Former Exmouth cricketer coaching the Brazilian national women’s team

PUBLISHED: 11:19 23 March 2020 | UPDATED: 11:19 23 March 2020

The Brazilian ladies cricket team with Liam Cook on the right of the back row. Picture: LIAM COOK

The Brazilian ladies cricket team with Liam Cook on the right of the back row. Picture: LIAM COOK


Liam Cook was born and bred in Exmouth, but these days, home is Bexley in South East England.

Braziilian children witrh cricket coach Liam Cook. Picture: LIAM COOKBraziilian children witrh cricket coach Liam Cook. Picture: LIAM COOK

Liam Cook was born and brought up in Exmouth, but these days, home is Bexley in South East England.

However, the 31-year-old son of Exmouth Town Football Club’s Martin Cook, is currently working overseas and what a job he has, for he is coaching the Brazilian national ladies’ cricket team!

Liam learnt his cricket at Exmouth CC and says the biggest influence on his early cricketing days was his father [Martin], who was with him all the way through junior and then into senior cricket.

Brazilian cricket nets. Picture: LIAM COOKBrazilian cricket nets. Picture: LIAM COOK

In a question and answer session with the former Exmouth Community College student, we asked the obvious....

“How did you end up coaching cricket in South America?”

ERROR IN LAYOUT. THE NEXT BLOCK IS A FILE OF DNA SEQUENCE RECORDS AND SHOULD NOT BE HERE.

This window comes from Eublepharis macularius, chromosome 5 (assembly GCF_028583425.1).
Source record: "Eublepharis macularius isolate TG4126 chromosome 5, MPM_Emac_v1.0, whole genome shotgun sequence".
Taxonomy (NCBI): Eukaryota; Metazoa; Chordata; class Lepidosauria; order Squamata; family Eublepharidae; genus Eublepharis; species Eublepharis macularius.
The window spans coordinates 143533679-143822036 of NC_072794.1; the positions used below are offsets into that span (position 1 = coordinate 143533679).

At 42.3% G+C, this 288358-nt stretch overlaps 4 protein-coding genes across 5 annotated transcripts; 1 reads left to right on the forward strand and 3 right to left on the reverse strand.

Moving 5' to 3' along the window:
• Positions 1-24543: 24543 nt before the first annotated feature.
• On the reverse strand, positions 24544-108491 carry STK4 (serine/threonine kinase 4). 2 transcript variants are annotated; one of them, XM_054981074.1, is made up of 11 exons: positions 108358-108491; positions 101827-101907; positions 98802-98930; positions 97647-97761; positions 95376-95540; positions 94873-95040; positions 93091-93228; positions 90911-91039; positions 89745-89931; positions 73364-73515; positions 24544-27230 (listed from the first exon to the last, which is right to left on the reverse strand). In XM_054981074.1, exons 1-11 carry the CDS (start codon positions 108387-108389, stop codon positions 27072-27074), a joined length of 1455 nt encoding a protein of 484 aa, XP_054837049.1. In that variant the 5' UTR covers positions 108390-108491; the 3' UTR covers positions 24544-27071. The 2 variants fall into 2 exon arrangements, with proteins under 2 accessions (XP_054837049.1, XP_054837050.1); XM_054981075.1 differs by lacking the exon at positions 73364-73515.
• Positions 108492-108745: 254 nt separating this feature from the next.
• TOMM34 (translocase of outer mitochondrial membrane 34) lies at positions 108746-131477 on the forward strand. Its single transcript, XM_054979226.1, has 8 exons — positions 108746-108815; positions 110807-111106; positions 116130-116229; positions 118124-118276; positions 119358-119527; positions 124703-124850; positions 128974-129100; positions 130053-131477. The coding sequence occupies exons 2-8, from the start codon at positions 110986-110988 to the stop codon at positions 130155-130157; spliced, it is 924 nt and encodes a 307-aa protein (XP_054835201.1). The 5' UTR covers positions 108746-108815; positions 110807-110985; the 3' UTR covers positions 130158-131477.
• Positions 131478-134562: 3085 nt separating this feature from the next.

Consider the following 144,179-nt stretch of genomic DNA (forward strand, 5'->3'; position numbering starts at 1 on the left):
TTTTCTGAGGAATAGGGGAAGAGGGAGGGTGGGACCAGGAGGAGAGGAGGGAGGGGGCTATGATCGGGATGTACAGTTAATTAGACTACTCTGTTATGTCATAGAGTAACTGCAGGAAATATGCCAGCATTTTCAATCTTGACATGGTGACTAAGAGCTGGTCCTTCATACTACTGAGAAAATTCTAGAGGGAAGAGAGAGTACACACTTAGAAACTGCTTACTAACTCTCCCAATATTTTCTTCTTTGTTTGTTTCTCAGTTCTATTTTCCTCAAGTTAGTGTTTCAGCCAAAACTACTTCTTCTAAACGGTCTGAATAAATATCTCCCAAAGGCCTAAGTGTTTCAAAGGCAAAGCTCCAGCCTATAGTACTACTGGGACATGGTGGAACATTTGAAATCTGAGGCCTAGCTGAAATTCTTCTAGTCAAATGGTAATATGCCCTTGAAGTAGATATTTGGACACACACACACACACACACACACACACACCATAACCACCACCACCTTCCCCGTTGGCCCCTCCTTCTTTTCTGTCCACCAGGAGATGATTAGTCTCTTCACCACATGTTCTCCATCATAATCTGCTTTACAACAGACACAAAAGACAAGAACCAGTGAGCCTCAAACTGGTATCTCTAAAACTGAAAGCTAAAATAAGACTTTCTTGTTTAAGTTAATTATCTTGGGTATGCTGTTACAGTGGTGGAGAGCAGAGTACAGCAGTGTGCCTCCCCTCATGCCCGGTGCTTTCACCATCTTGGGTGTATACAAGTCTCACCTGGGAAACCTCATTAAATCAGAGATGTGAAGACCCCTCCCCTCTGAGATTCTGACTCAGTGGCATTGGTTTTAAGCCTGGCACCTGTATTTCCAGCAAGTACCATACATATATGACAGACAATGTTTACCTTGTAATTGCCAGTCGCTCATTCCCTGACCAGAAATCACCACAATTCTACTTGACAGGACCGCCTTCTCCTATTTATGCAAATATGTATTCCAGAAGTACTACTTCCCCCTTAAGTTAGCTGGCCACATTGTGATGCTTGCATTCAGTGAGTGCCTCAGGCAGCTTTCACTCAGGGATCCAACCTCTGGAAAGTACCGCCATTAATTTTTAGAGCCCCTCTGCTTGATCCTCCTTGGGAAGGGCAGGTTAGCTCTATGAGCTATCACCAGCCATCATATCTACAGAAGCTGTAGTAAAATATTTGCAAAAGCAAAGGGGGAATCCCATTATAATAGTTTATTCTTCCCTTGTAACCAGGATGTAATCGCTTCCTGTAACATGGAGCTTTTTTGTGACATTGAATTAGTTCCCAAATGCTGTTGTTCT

Liam responds saying: “During the 2019 ICC Cricket World Cup the Brazilian Criiio team (street cricket) came over to compete in a tournament based in Trafalgar Square.

“The aim of the tournament was to showcase different types of cricket from around the world with teams such as India, Brazil, Rwanda and Germany coming to compete.

“The president of Cricket Brazil, Matthew Featherstone, has links to my current cricket club, which is Bexley CC, Kent and while the Brazilians were in England, I spent a bit of time coaching them.

“I had the pleasure of watching them compete in London.

“We continued the relationship after they left and, when the Brazilian women’s team were given central contracts (the first nation to pay women before men), Matt [Matthew Featherstone], got in contact and asked if I would be interested in coming over to spend some time working with them, and things went from there.”

Liam’s current spell in Brazil began earlier this month and, depending on all things Covid-19, he expects to be back in the UK soon, and will return to South America in August when he will spend two months working with the team.

We then asked Liam: “When you first arrived, how did you find the facilities for cricket in Brazil, compared with what we have here in England?

He responded saying: “At home I coach for a professional club so the facilities I’m used to are indeed ‘state of the art’, but I must say I was pleasantly surprised at what I found out there.”

He continued: “Cricket Brazil, Cricket Poços and the local government in Poços De Caldas have worked very hard to fund cricket in the local area.